Farmers are relieved that tilled land will no longer be sold off to the highest bidder as so-called ‘recreational land’ but they are waiting with bated breath for the government to propose an equation for a ‘fair’ price.
Farmers make an average profit of just €200 on each tumolo of tilled land that produces three crops in one year, according to an exercise by Times of Malta and farmers.
This would vary depending on whether the crop is rainfed or not, and also whether the land is used as a vineyard or to grow other fruit trees.
According to the exercise, the average income from three crops totals €7,500, while expenses reach €7,300. Expenses include seeds and seedlings (€1,200), fertiliser (€540) and manure (€350).
There is also the cost of depreciation and maintenance of the irrigation system and machinery, tax at three per cent of income, plastic mulch, electricity, drip irrigation, plant protection products, fuel and lubricants, interest on the value of machinery, tools and stock, and interest on capital required to sustain expenses.
The biggest cost remains salaries, worked out at 650 hours at €6 per hour, totalling an average of €3,900.
Malcolm Borg, who heads the Għaqda Bdiewa Attivi told Times of Malta that farmers who survived a pandemic and inflation caused by the invasion of Ukraine have also seen an increase in the price of fertilisers, mulch, plant protection products and drip irrigation, further eroding profits by 30 per cent.
Several farmers are trying to make up for this by carrying out more work themselves rather than employing assistants so that they can cut down on salary expenses.
Most concerned about quantification of fair price
Reacting to proposals on agricultural land reform, published by the government this week, Borg said farmers who leased land from private individuals were satisfied by the proposal of tying the classification of a farmer to agricultural use of the land.
Meanwhile, other farmers who wanted to expand their operations were pleased that land will be leased to genuine farmers and that there will be an authority buying land from owners and selling it to genuine farmers.
But all are mostly concerned about the quantification of a ‘fair’ rent.
Ever since a court in 2020 declared that the rural leases law is unconstitutional, dozens of farmers have ended up in court, with private landowners challenging the so-called qbiela law.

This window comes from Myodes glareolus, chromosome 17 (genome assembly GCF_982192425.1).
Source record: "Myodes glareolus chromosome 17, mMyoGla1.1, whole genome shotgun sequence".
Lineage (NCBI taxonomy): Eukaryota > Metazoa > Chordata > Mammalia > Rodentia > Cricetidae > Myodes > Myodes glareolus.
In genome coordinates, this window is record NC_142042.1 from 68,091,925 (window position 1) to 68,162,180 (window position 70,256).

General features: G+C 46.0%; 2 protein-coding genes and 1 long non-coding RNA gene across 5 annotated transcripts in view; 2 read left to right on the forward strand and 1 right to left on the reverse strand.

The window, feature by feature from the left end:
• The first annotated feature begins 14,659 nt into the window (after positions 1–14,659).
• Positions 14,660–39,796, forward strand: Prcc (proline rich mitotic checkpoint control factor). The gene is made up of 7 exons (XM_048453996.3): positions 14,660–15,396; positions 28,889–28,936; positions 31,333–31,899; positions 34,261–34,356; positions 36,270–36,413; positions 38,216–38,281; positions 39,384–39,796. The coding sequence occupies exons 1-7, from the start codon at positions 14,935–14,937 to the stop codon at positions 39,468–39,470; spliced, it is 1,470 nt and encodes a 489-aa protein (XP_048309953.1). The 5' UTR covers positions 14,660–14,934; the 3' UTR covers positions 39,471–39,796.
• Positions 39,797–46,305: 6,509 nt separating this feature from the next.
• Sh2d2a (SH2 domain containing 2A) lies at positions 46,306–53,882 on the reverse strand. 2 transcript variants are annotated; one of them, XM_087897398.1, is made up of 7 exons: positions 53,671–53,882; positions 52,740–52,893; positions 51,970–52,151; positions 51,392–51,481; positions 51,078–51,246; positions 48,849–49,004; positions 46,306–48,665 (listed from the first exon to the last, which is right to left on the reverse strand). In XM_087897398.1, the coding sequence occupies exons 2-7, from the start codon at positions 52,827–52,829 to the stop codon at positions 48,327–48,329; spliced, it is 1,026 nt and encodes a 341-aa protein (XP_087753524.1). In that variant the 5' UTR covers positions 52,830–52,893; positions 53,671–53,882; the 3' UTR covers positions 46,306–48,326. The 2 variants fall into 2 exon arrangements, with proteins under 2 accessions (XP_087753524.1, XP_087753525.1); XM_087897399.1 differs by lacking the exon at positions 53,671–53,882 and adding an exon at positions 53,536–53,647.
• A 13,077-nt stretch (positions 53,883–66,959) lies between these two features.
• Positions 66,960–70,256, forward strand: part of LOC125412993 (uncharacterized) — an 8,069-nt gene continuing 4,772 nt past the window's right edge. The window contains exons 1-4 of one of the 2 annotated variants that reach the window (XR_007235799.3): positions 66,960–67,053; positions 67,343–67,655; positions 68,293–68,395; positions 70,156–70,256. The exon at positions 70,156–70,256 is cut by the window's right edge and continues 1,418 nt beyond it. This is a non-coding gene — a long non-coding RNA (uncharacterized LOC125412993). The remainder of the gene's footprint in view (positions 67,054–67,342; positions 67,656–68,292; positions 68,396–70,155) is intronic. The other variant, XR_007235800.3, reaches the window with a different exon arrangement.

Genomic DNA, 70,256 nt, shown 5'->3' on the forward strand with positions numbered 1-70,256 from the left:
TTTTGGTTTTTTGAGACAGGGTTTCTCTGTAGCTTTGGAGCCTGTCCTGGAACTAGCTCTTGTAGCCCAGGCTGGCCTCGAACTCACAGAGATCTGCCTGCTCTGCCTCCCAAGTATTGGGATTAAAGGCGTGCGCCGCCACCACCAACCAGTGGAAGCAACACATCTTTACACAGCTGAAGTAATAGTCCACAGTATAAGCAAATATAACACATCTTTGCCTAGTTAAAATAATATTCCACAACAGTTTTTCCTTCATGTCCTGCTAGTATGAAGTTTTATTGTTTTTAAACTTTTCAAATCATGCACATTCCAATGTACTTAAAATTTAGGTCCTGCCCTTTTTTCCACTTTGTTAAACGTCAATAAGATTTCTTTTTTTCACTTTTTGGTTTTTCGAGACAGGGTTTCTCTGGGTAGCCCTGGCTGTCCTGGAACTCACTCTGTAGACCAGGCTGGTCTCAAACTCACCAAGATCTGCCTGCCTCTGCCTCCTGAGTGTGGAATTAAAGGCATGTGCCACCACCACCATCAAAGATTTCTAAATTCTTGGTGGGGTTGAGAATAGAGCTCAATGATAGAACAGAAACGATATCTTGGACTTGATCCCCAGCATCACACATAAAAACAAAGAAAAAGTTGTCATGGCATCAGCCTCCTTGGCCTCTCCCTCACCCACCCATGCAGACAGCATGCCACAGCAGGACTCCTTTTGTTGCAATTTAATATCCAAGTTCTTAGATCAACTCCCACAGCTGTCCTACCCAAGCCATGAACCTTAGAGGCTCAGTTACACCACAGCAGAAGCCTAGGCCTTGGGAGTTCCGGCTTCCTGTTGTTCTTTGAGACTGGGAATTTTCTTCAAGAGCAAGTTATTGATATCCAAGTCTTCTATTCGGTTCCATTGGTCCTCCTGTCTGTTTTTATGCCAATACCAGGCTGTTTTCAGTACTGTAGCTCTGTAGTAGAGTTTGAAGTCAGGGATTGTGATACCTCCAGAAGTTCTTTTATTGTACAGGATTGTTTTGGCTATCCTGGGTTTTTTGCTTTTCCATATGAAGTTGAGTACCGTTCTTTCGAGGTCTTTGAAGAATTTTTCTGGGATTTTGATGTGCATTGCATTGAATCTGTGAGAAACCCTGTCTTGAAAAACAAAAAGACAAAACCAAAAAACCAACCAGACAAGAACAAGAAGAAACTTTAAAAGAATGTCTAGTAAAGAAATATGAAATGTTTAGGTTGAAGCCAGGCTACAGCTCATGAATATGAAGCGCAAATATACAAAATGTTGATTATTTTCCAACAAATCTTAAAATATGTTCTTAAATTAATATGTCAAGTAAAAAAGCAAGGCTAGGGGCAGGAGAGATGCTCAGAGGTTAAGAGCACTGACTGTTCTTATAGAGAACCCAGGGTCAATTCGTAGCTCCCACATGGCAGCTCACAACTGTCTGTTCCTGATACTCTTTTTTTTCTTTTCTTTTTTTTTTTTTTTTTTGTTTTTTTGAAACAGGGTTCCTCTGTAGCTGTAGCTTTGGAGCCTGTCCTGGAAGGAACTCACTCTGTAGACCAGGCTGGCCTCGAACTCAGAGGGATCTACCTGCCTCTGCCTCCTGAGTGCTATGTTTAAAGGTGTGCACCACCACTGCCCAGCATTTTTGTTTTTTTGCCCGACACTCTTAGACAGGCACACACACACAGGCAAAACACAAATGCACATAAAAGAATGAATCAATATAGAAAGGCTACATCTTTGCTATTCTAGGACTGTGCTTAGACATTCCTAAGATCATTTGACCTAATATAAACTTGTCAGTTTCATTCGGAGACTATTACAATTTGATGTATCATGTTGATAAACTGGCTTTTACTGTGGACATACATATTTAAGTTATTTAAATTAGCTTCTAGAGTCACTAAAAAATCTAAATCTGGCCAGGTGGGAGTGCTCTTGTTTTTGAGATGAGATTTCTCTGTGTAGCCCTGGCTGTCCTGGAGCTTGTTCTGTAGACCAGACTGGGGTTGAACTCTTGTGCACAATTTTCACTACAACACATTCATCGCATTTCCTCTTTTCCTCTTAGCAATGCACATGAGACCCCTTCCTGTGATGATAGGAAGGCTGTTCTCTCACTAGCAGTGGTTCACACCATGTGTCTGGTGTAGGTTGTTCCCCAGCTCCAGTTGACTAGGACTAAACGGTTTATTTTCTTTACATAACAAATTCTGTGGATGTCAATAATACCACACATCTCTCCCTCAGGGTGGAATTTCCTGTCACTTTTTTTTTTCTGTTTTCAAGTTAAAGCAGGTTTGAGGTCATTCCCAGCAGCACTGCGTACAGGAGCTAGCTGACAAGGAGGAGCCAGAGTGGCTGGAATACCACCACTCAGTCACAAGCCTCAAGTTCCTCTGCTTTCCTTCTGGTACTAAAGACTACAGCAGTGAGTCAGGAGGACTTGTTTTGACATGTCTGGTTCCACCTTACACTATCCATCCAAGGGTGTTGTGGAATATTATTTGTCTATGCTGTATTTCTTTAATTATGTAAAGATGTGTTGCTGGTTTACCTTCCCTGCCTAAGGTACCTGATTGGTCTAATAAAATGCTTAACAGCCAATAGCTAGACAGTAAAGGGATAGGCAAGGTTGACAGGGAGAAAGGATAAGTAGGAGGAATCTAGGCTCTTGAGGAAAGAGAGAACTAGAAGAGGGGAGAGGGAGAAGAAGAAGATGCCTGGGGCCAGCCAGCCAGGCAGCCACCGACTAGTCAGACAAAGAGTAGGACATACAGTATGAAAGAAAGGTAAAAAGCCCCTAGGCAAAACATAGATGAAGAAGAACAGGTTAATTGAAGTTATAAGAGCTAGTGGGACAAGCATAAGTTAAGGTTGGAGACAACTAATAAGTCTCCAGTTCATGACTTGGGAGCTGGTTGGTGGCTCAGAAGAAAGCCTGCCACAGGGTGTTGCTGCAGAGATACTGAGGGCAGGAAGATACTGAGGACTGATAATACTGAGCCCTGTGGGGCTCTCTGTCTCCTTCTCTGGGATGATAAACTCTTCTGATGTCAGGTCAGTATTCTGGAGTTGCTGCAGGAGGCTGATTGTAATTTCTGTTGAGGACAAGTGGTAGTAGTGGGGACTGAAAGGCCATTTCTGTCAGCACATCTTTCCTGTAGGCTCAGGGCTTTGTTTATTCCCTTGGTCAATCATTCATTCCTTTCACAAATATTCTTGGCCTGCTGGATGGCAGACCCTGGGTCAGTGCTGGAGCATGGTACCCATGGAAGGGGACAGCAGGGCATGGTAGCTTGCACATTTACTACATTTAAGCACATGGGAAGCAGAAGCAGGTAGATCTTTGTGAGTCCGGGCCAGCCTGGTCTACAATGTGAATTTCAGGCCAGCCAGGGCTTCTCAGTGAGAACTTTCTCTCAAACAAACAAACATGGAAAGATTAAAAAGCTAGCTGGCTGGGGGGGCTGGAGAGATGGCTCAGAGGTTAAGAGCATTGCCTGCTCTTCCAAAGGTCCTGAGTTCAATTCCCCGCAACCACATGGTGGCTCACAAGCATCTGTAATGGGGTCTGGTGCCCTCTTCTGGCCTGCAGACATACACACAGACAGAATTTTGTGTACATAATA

In 2021, an exercise by Times of Malta found that one tumolo of land (1,100m2) was being advertised for at least €40,000. Advertised prices spiked to €266,000 for two tumoli of arable land in Rabat and €1.5 million for three tumoli with one large room in Siġġiewi.
Ever since a court in 2020 declared rural leases law is unconstitutional, dozens of farmers have ended up in court
A repeat of the exercise this week found a similar three tumoli of land in Mtaħleb, being sold for €1.5 million. In Dingli, a plot of ODZ land “ideal for recreational purposes” measuring half a tumolo with one room is being sold for over €100,000.
Farmers looking into acquiring arable land are being asked for between €80,000 and €100,000 per tumolo, and this is unaffordable for most, as an average of 12 tumoli are needed to start a full-time agribusiness.
Last year, the cabinet approved changes to agricultural lease laws in a bid to ease the transfer of land between family members, but this only applies to public land.
On Tuesday, the government launched a White Paper proposing the establishment of a fair rent price after taking into account the land’s value.
According to the proposals, rent reviewed by the board should not exceed 1.5 per cent of the land’s free value in the open market per year, while lease agreements shall be for a minimum of eight and a maximum of 16 years.
Separately, Labour MEP Alex Agius Saliba petitioned the European Parliament to address the violation of farmers’ fundamental rights in Malta and green-light European funds for Maltese farmers threatened with eviction.
According to Eurostat data, renting one hectare (nine tumoli) of arable land in 2020 was most expensive in Italy with an average €837 per year, while the cheapest was in Slovakia (€57 for nine tumoli). Still, the cheapest regions in the EU were Mellersta Norrland and Övre Norrland in Sweden (€34 for nine tumoli).
Top positive takeaways and top concerns for farmers:
+ Control over use of agricultural land
+ Matching demand for land by genuine farmers with supply of land.
+ Stating that a just price must be established with parameters that are based on agricultural production.
– Will the just price depend on the farmer?
– How will the definition of genuine farmer be drawn up?
– How will the use of agricultural land will be tied to genuine farmers. What mechanism is going to be used? Will nongenuine farmers be prevented from buying land?